Throughout these decades there have been some things that did not change from decade to decade, including:

  • health, love and happiness for myself, my family members, friends and all people
  • stimulating work that helps people
  • a comfortable and aesthetically pleasing home
  • good friends, a happy marriage and independent children
  • peace in the world
  • that everyone have food to eat

For the past ten years, my quest for happiness has focused on things that, at younger ages, I would not have thought important, including:

  • a spiritual practice and community
  • deep friendships based on caring, trust and mutual generosity
  • a life simplified by having less – fewer material things, a small living space
  • simple pleasures – watching otters and ducks on the pond by my cottage, watching the seasons change, spending time in natural settings, cooking for friends, phone calls and visits from my kids
  • peace, tranquility, compassion, and acceptance of myself, my children, my friends and acquaintances
  • acceptance for all that is
  • living mindfully, ethically and compassionately

I realize happiness comes from what I value most, what brings me pleasure, challenge, contentment and peace.

Whatever is on your list of things or values that bring you happiness, I hope you revel in them.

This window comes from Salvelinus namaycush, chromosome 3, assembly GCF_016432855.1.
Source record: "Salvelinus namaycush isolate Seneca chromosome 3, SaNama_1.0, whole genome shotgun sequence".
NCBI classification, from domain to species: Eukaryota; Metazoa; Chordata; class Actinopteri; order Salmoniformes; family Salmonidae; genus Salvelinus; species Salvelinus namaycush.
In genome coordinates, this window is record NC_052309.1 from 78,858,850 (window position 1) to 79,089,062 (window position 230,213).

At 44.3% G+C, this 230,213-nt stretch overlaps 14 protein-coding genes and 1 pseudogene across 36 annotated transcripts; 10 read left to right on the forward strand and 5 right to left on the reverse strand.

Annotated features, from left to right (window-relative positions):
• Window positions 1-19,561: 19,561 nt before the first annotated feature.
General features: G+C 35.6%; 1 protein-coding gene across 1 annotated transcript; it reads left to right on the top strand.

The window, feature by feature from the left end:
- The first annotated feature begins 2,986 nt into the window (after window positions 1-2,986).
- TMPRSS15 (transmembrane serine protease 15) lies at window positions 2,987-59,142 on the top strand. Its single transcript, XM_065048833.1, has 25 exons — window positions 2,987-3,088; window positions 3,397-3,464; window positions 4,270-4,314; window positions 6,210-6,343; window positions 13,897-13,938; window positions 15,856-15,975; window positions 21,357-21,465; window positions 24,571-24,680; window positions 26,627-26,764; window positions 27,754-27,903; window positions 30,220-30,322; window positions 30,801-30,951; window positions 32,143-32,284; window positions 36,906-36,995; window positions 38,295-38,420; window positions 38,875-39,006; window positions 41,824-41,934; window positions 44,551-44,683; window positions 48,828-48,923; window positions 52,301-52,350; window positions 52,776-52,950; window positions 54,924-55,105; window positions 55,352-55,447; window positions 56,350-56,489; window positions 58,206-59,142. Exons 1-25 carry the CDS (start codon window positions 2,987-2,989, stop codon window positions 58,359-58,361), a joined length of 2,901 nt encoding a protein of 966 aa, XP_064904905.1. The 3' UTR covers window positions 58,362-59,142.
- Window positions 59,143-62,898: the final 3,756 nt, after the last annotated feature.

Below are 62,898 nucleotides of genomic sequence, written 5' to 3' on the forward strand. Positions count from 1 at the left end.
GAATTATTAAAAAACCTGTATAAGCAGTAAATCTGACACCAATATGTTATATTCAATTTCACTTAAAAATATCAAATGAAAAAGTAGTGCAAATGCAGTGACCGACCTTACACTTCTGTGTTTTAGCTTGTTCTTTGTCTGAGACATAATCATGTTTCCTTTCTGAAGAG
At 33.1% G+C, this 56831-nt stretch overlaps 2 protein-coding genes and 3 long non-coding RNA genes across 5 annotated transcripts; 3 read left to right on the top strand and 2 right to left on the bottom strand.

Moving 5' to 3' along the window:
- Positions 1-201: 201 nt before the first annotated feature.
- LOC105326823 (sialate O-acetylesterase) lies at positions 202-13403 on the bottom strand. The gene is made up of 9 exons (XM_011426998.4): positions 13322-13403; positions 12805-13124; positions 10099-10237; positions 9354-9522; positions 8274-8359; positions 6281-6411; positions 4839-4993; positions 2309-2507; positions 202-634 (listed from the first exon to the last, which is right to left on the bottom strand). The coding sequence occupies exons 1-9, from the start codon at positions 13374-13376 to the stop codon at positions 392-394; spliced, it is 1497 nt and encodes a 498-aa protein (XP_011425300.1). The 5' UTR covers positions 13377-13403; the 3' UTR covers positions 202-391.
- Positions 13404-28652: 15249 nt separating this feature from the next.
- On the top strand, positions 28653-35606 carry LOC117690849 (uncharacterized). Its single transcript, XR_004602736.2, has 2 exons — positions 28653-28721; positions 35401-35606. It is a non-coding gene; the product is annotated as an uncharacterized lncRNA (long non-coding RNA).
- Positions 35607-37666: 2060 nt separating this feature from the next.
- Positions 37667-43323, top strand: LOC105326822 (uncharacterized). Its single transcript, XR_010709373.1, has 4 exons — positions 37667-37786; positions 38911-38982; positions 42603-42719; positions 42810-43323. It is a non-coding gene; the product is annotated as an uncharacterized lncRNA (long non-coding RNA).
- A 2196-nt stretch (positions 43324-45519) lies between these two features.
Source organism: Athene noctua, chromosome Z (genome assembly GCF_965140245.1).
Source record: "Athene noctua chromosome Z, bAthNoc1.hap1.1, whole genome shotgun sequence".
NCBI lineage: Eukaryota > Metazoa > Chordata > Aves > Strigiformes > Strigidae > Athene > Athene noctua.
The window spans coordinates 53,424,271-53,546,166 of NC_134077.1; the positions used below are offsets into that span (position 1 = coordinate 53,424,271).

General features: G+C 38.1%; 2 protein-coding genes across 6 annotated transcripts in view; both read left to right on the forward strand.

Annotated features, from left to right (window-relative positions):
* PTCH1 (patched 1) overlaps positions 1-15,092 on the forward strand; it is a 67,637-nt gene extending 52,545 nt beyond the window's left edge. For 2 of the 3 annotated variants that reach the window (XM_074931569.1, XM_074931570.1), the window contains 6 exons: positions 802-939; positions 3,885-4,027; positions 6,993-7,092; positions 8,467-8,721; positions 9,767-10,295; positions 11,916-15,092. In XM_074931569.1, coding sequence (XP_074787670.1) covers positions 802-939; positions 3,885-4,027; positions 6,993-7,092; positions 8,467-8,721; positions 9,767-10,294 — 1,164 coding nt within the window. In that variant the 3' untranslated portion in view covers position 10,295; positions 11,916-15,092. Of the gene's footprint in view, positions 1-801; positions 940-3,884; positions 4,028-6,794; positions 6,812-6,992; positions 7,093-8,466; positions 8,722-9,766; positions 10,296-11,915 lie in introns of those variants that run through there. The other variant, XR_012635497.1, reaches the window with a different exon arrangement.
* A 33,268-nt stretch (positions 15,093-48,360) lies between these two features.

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10 ways to live a better life

A black man and woman, cooking

When we think of changing our lives for the better, we may think of a new job, a new home, a new relationship, or material wealth – more “things” that we think will improve our lives.

Recently I saw a bumper sticker that read “the best things in life are not things” – it made me smile and I started thinking about ways to live a better life without looking for or wanting more stuff.

Here is my list:

1. Simplify – rather than desiring more, find ways to live with less. Bring clothing to Good Will or a charity. Clear away clutter from countertops and tables. If you have not used something or worn something for a year – give it away.

2. Enjoy nature – nature soothes the psyche and lessens stress. If you are fortunate enough to live near nature, do not take it for granted. Rather than rushing to work in the morning, take a moment or two to enjoy the trees, ponds, streams, rivers and the sky. If you do not live near natural beauty, take a drive to a nearby lake or take a walk in the woods.

3. Enjoy the arts – whether you enjoy visual art, performance art or historical art – make it part of your life. Take time to visit museums, see a play, or go to a local gallery.

4. Cook at home – it can become a habit to eat fast food in transit to work or school and at restaurants for business lunches and dinners. Cooking at home is less expensive and often more healthy than food from restaurants.

5. Cook for friends – invite friends and family members to your home and prepare a meal together – it is such a lovely way to spend time with people you care for.